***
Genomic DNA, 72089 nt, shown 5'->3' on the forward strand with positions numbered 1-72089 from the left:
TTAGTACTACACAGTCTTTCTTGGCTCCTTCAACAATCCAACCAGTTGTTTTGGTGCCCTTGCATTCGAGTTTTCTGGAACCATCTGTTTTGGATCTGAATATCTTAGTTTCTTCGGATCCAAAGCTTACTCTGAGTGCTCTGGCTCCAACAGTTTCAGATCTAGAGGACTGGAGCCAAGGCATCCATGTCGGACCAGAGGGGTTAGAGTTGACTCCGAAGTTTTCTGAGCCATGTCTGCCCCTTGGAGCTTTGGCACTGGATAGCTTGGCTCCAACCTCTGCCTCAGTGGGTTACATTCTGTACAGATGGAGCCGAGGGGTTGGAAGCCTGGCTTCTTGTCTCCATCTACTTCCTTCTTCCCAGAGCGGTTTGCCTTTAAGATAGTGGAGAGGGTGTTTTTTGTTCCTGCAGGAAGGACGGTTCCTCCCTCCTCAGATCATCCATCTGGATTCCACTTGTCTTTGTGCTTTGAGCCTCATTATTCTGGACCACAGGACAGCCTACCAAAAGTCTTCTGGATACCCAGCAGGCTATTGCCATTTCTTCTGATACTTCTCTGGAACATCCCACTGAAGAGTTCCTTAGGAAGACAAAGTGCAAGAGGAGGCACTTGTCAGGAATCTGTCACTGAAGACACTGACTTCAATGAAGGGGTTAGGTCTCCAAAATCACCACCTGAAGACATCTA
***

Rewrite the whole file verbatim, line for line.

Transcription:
Genomic DNA, 72089 nt, shown 5'->3' on the forward strand with positions numbered 1-72089 from the left:
TTAGTACTACACAGTCTTTCTTGGCTCCTTCAACAATCCAACCAGTTGTTTTGGTGCCCTTGCATTCGAGTTTTCTGGAACCATCTGTTTTGGATCTGAATATCTTAGTTTCTTCGGATCCAAAGCTTACTCTGAGTGCTCTGGCTCCAACAGTTTCAGATCTAGAGGACTGGAGCCAAGGCATCCATGTCGGACCAGAGGGGTTAGAGTTGACTCCGAAGTTTTCTGAGCCATGTCTGCCCCTTGGAGCTTTGGCACTGGATAGCTTGGCTCCAACCTCTGCCTCAGTGGGTTACATTCTGTACAGATGGAGCCGAGGGGTTGGAAGCCTGGCTTCTTGTCTCCATCTACTTCCTTCTTCCCAGAGCGGTTTGCCTTTAAGATAGTGGAGAGGGTGTTTTTTGTTCCTGCAGGAAGGACGGTTCCTCCCTCCTCAGATCATCCATCTGGATTCCACTTGTCTTTGTGCTTTGAGCCTCATTATTCTGGACCACAGGACAGCCTACCAAAAGTCTTCTGGATACCCAGCAGGCTATTGCCATTTCTTCTGATACTTCTCTGGAACATCCCACTGAAGAGTTCCTTAGGAAGACAAAGTGCAAGAGGAGGCACTTGTCAGGAATCTGTCACTGAAGACACTGACTTCAATGAAGGGGTTAGGTCTCCAAAATCACCACCTGAAGACATCTA